Trafficking charges dropped against trio involved in city pot dispensary
Marijuana trafficking charges against three people involved in a downtown Saskatoon medical marijuana dispensary that was raided by city police two years ago have been dropped.
Instead, the dispensary — the Saskatchewan Compassion Club — pleaded guilty to marijuana trafficking in Saskatoon provincial court on Thursday and agreed to pay a $6,500 fine plus a $1,950 surcharge.
“Obviously, I’m relieved and pleased to have the process come to an end and to have justice ultimately served in the proper manner,” said Compassion Club owner Mark Hauk.
Hauk has argued the charges against him are unconstitutional and had been readying to launch a five-week constitutional challenge in the new year.
However, in provincial court on Thursday, Compassion Club lawyer Kirk Tousaw said a plea agreement he reached with the federal Crown to have the company plead guilty and the charges dropped against Hauk and two others associated with the club “made sense for everyone” and saves a great deal of court time.
According to an agreed statement of facts submitted to the court, the Saskatchewan Compassion Club was in operation on Second Avenue for a little more than two months. It was founded Aug. 11, 2015 and raided on Oct. 29, 2015 after a staff member sold marijuana to an undercover police officer.
Hauk and his two co-accused — store employee Lane Britnell and volunteer Jaime Hagel — had medical marijuana authorizations and were allowed to possess no more than 150 grams of marijuana per month. The Compassion Club had no licence to produce or distribute marijuana and the business had been warned by the police and Health Canada that it was operating outside of federal medical marijuana laws.
On Oct. 21, an undercover officer entered the shop and attempted to purchase medical marijuana. The officer was told he needed a medical marijuana authorization and was referred to a doctor. The officer returned to the store on Oct. 27 after receiving the authorization and purchased marijuana products. Two days later, the officer returned to the store and bought more marijuana.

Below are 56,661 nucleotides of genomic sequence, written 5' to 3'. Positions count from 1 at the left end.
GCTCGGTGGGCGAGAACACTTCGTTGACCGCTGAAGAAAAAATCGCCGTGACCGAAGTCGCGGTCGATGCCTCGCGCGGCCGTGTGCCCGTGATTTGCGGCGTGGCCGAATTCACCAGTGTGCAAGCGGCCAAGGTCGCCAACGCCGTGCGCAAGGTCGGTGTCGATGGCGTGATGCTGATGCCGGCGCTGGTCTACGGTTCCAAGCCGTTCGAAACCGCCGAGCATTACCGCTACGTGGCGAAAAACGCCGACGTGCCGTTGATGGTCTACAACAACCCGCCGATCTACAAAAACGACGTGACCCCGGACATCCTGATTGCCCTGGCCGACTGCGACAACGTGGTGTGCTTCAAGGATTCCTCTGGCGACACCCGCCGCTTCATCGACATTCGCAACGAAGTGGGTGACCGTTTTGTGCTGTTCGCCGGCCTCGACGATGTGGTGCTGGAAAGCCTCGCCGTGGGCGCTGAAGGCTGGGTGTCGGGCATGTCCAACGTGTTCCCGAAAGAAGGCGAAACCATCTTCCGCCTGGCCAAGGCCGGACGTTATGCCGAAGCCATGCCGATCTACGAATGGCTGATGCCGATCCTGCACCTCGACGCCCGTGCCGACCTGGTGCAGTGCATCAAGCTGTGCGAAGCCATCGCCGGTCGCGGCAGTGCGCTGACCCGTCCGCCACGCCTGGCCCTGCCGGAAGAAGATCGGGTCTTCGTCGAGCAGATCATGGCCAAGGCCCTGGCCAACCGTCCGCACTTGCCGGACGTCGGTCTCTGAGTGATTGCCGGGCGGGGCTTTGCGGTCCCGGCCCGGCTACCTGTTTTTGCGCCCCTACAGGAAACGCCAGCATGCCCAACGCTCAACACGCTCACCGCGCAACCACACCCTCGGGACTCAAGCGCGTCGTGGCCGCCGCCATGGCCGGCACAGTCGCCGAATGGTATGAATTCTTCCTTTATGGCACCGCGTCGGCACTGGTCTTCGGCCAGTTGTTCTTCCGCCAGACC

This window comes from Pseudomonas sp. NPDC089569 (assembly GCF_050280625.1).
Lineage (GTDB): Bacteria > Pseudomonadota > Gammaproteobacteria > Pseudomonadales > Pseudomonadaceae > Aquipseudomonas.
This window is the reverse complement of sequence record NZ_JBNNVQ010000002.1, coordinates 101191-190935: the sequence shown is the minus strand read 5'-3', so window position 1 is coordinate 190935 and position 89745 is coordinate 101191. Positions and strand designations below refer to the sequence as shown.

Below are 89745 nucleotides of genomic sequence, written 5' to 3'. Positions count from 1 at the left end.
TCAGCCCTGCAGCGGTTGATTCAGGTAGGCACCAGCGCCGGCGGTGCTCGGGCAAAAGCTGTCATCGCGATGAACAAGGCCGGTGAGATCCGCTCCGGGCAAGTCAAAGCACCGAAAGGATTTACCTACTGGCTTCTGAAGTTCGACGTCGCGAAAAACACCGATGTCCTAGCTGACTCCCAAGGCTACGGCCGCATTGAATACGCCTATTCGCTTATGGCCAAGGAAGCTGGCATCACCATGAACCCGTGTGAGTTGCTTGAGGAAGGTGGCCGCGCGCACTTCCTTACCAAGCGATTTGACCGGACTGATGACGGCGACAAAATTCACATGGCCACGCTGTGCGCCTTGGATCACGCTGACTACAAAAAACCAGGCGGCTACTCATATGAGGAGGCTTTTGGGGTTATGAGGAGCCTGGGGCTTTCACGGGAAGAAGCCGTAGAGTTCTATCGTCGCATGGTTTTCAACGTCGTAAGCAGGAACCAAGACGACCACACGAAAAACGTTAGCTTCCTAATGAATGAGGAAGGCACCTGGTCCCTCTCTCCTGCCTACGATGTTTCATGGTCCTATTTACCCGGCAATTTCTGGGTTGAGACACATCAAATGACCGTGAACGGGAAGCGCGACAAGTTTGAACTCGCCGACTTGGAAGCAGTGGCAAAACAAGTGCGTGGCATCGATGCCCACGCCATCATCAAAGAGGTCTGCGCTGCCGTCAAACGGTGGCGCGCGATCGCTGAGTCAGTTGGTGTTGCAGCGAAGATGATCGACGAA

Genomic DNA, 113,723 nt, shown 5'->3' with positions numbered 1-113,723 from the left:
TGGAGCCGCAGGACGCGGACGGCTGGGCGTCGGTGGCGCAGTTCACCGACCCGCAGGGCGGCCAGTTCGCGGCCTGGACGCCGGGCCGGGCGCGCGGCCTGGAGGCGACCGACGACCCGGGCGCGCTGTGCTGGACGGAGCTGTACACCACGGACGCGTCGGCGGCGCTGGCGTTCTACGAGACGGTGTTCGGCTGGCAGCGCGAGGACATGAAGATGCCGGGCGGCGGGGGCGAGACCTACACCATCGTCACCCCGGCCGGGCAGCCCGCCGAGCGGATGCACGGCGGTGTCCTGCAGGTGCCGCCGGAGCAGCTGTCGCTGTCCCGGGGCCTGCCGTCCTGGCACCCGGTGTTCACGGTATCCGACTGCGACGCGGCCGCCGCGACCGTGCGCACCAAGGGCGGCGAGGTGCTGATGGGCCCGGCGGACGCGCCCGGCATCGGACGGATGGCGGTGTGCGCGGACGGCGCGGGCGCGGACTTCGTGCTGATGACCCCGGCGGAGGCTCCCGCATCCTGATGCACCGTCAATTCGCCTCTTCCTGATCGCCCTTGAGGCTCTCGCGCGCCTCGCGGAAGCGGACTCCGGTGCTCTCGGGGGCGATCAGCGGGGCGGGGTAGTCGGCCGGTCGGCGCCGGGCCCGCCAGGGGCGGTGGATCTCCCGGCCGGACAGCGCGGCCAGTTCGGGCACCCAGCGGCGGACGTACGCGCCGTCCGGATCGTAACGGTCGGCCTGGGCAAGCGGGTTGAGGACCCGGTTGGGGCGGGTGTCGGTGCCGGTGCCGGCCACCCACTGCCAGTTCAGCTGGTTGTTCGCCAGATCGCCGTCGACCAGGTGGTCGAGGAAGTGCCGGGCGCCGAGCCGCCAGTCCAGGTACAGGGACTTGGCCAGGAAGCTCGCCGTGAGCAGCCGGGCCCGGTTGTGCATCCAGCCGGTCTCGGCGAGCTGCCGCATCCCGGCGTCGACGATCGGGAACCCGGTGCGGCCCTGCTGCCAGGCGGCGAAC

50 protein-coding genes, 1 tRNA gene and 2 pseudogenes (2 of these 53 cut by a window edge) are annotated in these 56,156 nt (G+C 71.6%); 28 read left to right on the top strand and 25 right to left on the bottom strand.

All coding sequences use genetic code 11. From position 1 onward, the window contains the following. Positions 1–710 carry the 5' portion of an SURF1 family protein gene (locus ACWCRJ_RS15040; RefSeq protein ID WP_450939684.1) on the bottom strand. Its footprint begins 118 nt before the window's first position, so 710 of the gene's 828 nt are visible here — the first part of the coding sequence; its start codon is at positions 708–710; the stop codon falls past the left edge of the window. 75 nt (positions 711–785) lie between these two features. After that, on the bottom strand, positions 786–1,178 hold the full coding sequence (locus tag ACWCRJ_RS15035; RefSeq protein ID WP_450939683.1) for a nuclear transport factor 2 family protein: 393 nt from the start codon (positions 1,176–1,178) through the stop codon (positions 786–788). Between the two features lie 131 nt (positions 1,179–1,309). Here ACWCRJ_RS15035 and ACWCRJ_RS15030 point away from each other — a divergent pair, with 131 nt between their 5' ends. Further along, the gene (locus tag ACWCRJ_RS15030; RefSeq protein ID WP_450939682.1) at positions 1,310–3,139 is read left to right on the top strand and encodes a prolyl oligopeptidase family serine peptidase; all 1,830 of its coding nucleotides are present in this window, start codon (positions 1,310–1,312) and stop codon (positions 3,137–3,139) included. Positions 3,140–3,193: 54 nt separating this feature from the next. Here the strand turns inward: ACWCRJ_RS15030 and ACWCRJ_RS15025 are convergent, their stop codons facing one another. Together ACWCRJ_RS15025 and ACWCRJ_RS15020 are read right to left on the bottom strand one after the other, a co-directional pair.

On that day, the officer told Hauk “I didn’t know you could get a licence to sell weed out of a place like this,” according to the statement of facts.
Hauk replied, “Well you can’t get a licence to do this ... we are working outside of the regulations now ... it’s high risk for us to be doing this.”
Police executed a search warrant at the store later that day and arrested Hauk, Britnell and Hagel on trafficking-related charges.
In its brief time operating in Saskatoon, the Compassion Club purchased about 10 kilograms of marijuana at a cost of $42,242. At the time of the raid, the store contained two kilograms of dried marijuana and $6,285. Another $1,410 in profits was being kept outside the store.
In the aftermath of the raid, some of the club’s clients protested the charges, which were laid during a complicated time. Prime Minister Justin Trudeau’s Liberal party had just been elected and legislation to legalize the sale of marijuana was imminent.
Since the Compassion Club shuttered, other medical marijuana shops have started operating in Saskatoon — which is “fantastic,” Hauk said.
“A lot of people ask me assuming that I’d be upset and it’s quite the opposite,” he told reporters outside court. “This was all about creating and improving access and of course, more storefronts opening up is doing just that, so it’s fantastic to see.”
City police released a statement Thursday to say the service was pleased Hauk’s case had reached a conclusion and that it hopes the club’s guilty plea dissuades others from operating marijuana dispensaries without federal licences.
“The SPS (Saskatoon Police Service) maintains that dispensaries which are not approved by Health Canada are violating the law and are a risk to public safety,” the statement read.
After the raid, the Compassion Club relocated its brick-and-mortar storefront to Victoria, B.C. and continued to serve its customers through mail order. That could change now that charges against the people involved in the club have been dropped.
“I’ve had some interesting discussions the last couple days. Maybe stay tuned for a storefront opening in Saskatoon sometime in the near future here again,” Hauk said.